While public attention gravitates, as of this writing, toward the Senate’s confirmation of Judge Neil Gorsuch to fill the ninth seat on the U.S. Supreme Court, there’s another time-sensitive matter requiring congressional attention.

The situation involves the urgency of the 29 temporary bankruptcy judgeships in 19 judicial districts that are set to expire on May 25, 2017. Unless Congress reauthorizes these temporary bankruptcy judgeships by May 25, by law any bankruptcy judgeship vacancy occurring in any of those 19 districts after May 25 cannot be filled. In districts with multiple temporary judgeships, additional vacancies occurring after May 25 could lead to even more lost judgeships.

The 29 temporary judgeships are located in the following 19 judicial districts: Central District of California (3); Eastern District of California (1); District of Delaware (5); Southern District of Florida (2); Southern District of Georgia (1); District of Maryland (3); Eastern District of Michigan (1); District of Nevada (1); District of New Jersey (1); Northern District of New York (1); Eastern District of North Carolina (1); Middle District of North Carolina (1); Eastern District of Pennsylvania (1); Middle District of Pennsylvania (1); District of Puerto Rico (2); District of South Carolina (1); Eastern District of Tennessee (1); Western District of Tennessee (1); and Eastern District of Virginia (1).
In 2015, the Judicial Conference of the United States, the policy-making body of the federal judiciary, recommended that Congress convert 16 of these temporary judgeships to permanent status and authorize six new permanent judgeships based on high caseloads in certain districts. Bills were introduced in the House and the Senate to fulfill those recommendations, but Congress failed to take action on the Judicial Conference’s request during its relatively short session last year.

Congress last year also refrained from taking action on a stopgap proposal to provide one-year extensions to the most critical temporary bankruptcy judgeships in courts with especially high caseloads. That short-term extension would have extended seven temporary bankruptcy judgeships located in the following judicial districts: District of Delaware (2); Southern District of Florida (2); and Eastern District of Michigan (1); District of Puerto Rico (1); Eastern District of Virginia (1).

In March 2017 the Judicial Conference, as required by law, transmitted to Congress its biennial recommendations for the authorization of additional federal judgeships, including additional bankruptcy judgeships. The Judicial Conference’s recommendation proposed the creation of four new permanent bankruptcy judgeships and the conversion to permanent status of 14 existing temporary bankruptcy judgeships. The Judicial Conference’s recommendations follow the completion of a robust fact-finding process, based upon an examination of each court’s workload, geographic needs and other factors.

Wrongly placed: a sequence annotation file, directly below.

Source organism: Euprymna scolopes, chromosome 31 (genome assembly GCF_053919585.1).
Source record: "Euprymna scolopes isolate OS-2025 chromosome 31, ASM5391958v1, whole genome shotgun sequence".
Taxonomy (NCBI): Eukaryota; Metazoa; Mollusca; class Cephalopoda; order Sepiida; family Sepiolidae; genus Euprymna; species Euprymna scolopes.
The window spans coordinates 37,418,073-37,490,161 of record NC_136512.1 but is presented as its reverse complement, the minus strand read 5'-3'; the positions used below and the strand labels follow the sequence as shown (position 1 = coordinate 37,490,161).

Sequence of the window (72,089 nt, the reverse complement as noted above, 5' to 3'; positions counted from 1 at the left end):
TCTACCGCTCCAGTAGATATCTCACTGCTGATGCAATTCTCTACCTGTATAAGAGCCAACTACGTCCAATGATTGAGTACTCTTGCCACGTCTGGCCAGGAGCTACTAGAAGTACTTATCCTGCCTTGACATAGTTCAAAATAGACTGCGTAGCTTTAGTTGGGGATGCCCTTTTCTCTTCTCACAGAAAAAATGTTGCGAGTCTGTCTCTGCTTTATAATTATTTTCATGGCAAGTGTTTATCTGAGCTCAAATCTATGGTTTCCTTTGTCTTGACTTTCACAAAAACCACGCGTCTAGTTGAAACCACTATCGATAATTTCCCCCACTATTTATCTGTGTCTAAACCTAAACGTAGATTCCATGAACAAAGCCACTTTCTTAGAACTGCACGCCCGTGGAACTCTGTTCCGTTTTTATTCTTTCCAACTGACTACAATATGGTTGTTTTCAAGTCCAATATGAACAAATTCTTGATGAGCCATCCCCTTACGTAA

During FBA Capitol Hill Day on April 20, FBA leaders from across the country will urge Congress to address the judgeship needs of the federal courts, including those of the bankruptcy courts.

A Revival of Ninth Circuit Split Proposals
Legislative proposals once again have surfaced to split the Ninth Circuit into two circuits. In February, Sens. Jeff Flake (R-Ariz.) and John McCain (R-Ariz.) introduced the Judicial Administration and Improvement Act, S. 276, a measure that would remove six states from the geographic coverage of the Ninth Circuit Court of Appeals and install them in a newly created Twelfth Circuit. Under the bill, only California, Oregon, Hawaii, the Northern Mariana Islands, and Guam would remain in the Ninth Circuit. A new Twelfth Circuit Court of Appeals under the measure would cover Nevada, Washington, Idaho, Montana, Arizona, and Alaska. Additional approaches to divide the Ninth Circuit differently have been introduced by other Western lawmakers, including Sen. Steve Daines (R-Mont.), Rep. Andy Biggs (R-Ariz.) and Rep. Michael Simpson (R-Idaho).

Split proponents argue that the Ninth Circuit has become too big, too liberal, and too slow in resolving cases. Opponents counter that justice is being effectively and efficiently administered by the Ninth Circuit, despite its size. Congressional efforts to split the circuit go back to 1941. The FBA opposed split proposals the last time the issue received serious attention in Congress in 2005-06.

Bruce Moyer is government relations counsel for the FBA. He also serves as counsel to the National Association of Assistant U.S. Attorneys. © 2017 Bruce Moyer.
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